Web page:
Within months SABC viewers could be stuck with an increase of old repeats, blackouts or even reduced broadcasting hours with the SABC unable to fully pay external producers for staple programming - its weekday local soaps - with the SABC that can't provide a guarantee that independent TV producers will be paid after the end of February.
Rapport newspaper on Sunday, quoting unnames SABC management sources, reported that the SABC doesn't have money for its SABC News division to cover the upcoming national elections in 2019, something that previously cost the embattled broadcaster around R35 million.
Meanwhile South African TV producers supplying content to the SABC are now literally crying from stress as the casts and crews across programmes made by production companies are fearful of how they are to provide for their families and pay their bills this year.
In November 2018 the SABC board told parliament that by the end of February the commercially insolvent South African public broadcaster getting closer and closer to a financial cliff, will only be able to pay some of its permanent SABC staff salaries, and by end of March no salaries.
The SABC is prioritising internal staff salaries above anything else, along with things like "water and lights", and with the broadcaster already unable to settle its full electricity bill for its Auckland Park headquarters.
Local producers 'subsidising' the SABC
The SABC - in desperate need of another bailout in the form of another government-guaranteed bank loan similar to its last financial meltdown in 2011 - owes millions of rands to South Africa's independent production sector who have not been paid and received a few sporadic, late payments for content it's producing and delivered to the SABC for broadcast over the past year, something that's continuing and creating immense stress, industry uncertainty and ongoing job losses.
Individual South African production companies and producers in business with the broadcaster and owed money whilst being asked to continue to provide content and carry the burden of "subsidising" the SABC out of their own pocket with constant promises of payment, are scared to speak publicly or to criticise the SABC openly.
Although not getting paid by the SABC, in a form of Stockholm syndrome, producers don't want to damage relationships with the SABC, or risk losing contracts or potential future production contracts and income, although they're extremely scared.
Producers are unable to make their own long-term plans and don't know what to tell their casts and crews about when they will get paid or when or if any of the people they employ in turn, will have work in 2019.
Besides multiple other shows, several production companies - collectively employing and paying thousands of people - are each producing hundreds of episodes annually of stripped timeslot weekday local soaps for the SABC's three TV channels ranging from Uzalo, Generations and Skeem Saam to 7de Laan, Muvhango and Isidingo.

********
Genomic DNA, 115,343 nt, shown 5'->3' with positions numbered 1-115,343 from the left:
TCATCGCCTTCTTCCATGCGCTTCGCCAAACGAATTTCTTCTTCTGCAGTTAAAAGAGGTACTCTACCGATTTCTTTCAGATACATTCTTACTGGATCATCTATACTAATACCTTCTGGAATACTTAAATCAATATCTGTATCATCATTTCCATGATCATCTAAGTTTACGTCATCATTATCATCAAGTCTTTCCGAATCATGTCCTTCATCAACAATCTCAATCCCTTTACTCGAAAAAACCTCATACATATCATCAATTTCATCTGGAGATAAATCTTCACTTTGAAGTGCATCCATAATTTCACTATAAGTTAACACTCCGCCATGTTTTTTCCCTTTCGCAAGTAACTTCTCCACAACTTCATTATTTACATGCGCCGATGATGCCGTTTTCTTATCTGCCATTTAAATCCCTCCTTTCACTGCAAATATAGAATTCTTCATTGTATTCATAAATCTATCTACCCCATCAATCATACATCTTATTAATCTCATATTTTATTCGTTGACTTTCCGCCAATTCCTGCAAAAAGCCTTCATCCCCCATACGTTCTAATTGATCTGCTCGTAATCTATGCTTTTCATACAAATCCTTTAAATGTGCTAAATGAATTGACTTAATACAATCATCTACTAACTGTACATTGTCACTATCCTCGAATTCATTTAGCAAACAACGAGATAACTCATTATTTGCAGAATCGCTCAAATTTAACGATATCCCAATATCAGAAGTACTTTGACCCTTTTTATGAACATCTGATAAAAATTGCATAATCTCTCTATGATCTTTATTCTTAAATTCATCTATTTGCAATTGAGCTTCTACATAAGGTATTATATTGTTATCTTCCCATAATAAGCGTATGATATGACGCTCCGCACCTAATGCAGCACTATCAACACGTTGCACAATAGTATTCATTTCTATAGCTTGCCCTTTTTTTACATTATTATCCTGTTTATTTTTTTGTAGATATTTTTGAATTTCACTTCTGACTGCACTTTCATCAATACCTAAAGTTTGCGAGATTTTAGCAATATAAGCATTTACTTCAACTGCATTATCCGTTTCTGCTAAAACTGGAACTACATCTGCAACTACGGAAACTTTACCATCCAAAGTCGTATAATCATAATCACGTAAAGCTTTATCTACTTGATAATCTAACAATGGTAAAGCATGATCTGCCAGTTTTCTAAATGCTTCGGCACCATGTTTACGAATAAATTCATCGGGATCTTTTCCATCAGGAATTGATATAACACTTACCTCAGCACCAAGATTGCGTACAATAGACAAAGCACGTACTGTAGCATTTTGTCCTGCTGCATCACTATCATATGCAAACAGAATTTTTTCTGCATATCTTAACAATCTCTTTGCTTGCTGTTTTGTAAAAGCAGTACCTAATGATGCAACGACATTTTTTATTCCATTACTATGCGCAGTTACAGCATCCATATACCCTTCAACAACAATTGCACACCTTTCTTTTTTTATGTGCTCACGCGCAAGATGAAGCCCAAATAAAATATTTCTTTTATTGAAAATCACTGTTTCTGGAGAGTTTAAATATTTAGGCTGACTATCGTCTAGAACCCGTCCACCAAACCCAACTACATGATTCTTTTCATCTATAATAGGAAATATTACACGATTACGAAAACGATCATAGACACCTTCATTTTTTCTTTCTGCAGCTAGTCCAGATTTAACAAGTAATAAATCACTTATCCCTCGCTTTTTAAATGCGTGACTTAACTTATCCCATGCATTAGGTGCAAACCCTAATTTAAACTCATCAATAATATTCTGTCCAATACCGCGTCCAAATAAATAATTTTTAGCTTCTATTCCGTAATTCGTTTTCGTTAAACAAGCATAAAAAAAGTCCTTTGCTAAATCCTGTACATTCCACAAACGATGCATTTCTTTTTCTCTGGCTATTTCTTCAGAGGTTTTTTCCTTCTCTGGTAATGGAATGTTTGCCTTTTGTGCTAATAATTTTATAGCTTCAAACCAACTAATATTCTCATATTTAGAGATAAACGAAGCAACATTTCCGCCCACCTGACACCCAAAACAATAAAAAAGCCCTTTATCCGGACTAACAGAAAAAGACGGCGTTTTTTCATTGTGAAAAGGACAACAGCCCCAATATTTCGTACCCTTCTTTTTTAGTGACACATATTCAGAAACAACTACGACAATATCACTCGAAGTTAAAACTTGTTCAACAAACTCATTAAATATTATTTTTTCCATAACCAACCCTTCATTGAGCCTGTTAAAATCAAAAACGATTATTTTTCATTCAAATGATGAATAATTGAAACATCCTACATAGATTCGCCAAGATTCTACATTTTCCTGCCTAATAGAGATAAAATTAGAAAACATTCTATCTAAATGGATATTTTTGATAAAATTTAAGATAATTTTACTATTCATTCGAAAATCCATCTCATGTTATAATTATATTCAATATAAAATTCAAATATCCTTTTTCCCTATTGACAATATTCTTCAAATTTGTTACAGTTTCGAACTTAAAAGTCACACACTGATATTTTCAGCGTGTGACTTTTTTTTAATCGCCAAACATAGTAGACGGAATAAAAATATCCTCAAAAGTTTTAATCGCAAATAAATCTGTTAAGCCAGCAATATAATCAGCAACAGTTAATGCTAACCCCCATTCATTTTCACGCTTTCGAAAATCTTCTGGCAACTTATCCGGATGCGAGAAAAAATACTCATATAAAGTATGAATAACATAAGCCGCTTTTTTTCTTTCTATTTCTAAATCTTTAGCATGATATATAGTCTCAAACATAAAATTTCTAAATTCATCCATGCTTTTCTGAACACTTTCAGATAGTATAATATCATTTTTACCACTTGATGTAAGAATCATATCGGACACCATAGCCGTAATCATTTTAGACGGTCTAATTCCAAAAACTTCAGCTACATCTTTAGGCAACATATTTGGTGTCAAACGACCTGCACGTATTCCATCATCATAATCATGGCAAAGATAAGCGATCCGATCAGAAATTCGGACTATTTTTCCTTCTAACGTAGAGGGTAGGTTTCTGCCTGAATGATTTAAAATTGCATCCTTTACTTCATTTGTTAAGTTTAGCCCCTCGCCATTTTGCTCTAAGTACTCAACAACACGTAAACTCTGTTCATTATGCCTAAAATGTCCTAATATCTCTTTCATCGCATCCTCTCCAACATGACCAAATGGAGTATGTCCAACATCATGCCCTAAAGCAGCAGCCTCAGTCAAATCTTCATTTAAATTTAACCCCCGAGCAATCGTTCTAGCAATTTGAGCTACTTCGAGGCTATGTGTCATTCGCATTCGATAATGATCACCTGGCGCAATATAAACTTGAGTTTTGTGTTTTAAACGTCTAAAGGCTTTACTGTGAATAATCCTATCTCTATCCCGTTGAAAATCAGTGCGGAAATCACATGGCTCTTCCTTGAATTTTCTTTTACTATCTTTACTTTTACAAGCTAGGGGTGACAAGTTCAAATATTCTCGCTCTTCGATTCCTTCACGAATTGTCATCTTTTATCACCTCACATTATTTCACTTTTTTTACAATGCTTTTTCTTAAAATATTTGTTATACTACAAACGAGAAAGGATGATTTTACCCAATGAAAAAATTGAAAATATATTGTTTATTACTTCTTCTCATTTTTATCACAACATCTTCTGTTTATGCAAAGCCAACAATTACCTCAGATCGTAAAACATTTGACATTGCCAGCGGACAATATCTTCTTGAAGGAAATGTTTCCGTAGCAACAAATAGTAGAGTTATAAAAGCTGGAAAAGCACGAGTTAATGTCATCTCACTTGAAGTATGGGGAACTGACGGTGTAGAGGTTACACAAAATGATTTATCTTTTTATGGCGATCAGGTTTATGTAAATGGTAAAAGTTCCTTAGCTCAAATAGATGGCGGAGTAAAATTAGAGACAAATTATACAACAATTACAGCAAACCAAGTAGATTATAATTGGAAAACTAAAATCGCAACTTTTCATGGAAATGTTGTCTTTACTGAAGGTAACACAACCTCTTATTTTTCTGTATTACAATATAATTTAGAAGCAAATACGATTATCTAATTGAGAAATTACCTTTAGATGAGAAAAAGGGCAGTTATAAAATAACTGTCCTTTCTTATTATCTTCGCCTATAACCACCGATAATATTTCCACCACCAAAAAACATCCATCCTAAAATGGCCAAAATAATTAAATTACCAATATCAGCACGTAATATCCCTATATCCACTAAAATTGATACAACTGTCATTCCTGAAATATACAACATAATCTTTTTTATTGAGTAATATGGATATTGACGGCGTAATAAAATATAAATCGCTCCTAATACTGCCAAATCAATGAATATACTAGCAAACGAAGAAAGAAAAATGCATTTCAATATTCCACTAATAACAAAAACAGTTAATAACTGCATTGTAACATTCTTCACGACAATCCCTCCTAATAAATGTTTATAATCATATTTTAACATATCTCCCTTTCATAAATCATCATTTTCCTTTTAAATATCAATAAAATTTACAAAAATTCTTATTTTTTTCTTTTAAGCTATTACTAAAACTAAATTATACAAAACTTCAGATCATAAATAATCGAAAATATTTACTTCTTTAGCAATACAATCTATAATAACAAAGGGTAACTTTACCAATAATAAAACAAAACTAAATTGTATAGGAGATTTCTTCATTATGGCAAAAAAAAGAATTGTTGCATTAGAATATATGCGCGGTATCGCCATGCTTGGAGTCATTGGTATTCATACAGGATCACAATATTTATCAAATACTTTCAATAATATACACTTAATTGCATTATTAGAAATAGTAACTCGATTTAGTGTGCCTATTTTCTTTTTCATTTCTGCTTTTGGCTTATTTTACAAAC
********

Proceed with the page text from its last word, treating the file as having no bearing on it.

These producers and others, some of whom already had to suffer through SABC non-payment in 2018 including forced production shutdowns, are now fearing for the future and not being paid for their prime time soaps from February.
Without money and payment they won't be able to continue to provide episodes of the hugely watched local soap operas to the SABC.
If producers individually or collectively stop delivering new episodes. the South African public broadcaster has padding of about a month's episodes before the video cupboard is empty.
This will force SABC schedule managers to switch to repeats, old library content from the SABC archives or to programme something else in its place which the SABC likewise won't be able to pay for.
'No money to shoot'
"No money to shoot," a stressed production crew on one of the SABC's biggest shows told TVwithThinus this week half a month into the new year, saying "we haven't started production since we closed for holidays last year. The production hasn't received money from the SABC".
Asked what is most stressful, the crew member says "our concerns are [paying] bills".
Meanwhile Uzalo - the most watched show on South African television and on SABC1 that abruptly shut down in August 2018 and ceased production when the cast and crew downed tools over the SABC's non-payment - has allegedly been affected yet again by the SABC's non-payment troubles with production on the new 5th season in 2019 that has apparently been delayed again.
Asked for a response about the SABC's alleged latest non-payment, the show on Monday told TVwithThinus that "we can confirm that Uzalo resumed production last week, and shooting has commenced for season 5".
"As I'm sure you can appreciate, details of payment schedules between service provider and client are subjected to the principles of client confidentiality, and as such, we are unable to respond to your query on the specifics of payment," said the production company Stained Glass TV.
"Should there be any shift in the developments that necessitate us alerting the viewing public, we will communicate appropriately".
The SABC in response to a media enquiry about the ongoing non-payment of the country's independent TV producers repeated its earlier holding statement, with Neo Momodu, SABC spokesperson, again saying that "the SABC's financial situation is a matter of public record. Amounts owing to independent producers are being closely managed and monitored between the SABC and its service providers".
"The SABC has worked out a payment plan in consultation with the production companies for outstanding payments."